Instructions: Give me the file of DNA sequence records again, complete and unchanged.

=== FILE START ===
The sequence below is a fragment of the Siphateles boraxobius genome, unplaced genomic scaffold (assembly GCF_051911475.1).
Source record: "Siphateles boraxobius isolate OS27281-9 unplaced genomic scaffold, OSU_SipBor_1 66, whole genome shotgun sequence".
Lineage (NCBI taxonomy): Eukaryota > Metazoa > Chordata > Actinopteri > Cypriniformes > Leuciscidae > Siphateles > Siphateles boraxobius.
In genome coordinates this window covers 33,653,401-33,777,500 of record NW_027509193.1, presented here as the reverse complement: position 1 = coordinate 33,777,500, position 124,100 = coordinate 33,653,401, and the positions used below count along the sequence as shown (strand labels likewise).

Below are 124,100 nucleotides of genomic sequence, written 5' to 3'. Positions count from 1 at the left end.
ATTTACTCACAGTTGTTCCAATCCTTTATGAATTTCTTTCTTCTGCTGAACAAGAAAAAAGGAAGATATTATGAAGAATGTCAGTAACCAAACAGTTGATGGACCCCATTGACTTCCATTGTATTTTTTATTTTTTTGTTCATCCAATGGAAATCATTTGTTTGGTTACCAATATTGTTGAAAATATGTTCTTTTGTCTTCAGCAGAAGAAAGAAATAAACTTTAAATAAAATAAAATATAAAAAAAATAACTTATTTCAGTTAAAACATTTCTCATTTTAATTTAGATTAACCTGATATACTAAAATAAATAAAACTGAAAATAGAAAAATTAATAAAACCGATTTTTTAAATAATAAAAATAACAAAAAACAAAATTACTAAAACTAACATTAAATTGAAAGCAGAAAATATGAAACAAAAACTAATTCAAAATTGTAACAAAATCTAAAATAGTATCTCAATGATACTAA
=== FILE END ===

The sequence below is a fragment of the Siphateles boraxobius genome, unplaced genomic scaffold (assembly GCF_051911475.1).
Source record: "Siphateles boraxobius isolate OS27281-9 unplaced genomic scaffold, OSU_SipBor_1 66, whole genome shotgun sequence".
Lineage (NCBI taxonomy): Eukaryota > Metazoa > Chordata > Actinopteri > Cypriniformes > Leuciscidae > Siphateles > Siphateles boraxobius.
In genome coordinates this window covers 33,653,401-33,777,500 of record NW_027509193.1, presented here as the reverse complement: position 1 = coordinate 33,777,500, position 124,100 = coordinate 33,653,401, and the positions used below count along the sequence as shown (strand labels likewise).

Below are 124,100 nucleotides of genomic sequence, written 5' to 3'. Positions count from 1 at the left end.
ATTTACTCACAGTTGTTCCAATCCTTTATGAATTTCTTTCTTCTGCTGAACAAGAAAAAAGGAAGATATTATGAAGAATGTCAGTAACCAAACAGTTGATGGACCCCATTGACTTCCATTGTATTTTTTATTTTTTTGTTCATCCAATGGAAATCATTTGTTTGGTTACCAATATTGTTGAAAATATGTTCTTTTGTCTTCAGCAGAAGAAAGAAATAAACTTTAAATAAAATAAAATATAAAAAAAATAACTTATTTCAGTTAAAACATTTCTCATTTTAATTTAGATTAACCTGATATACTAAAATAAATAAAACTGAAAATAGAAAAATTAATAAAACCGATTTTTTAAATAATAAAAATAACAAAAAACAAAATTACTAAAACTAACATTAAATTGAAAGCAGAAAATATGAAACAAAAACTAATTCAAAATTGTAACAAAATCTAAAATAGTATCTCAATGATACTAA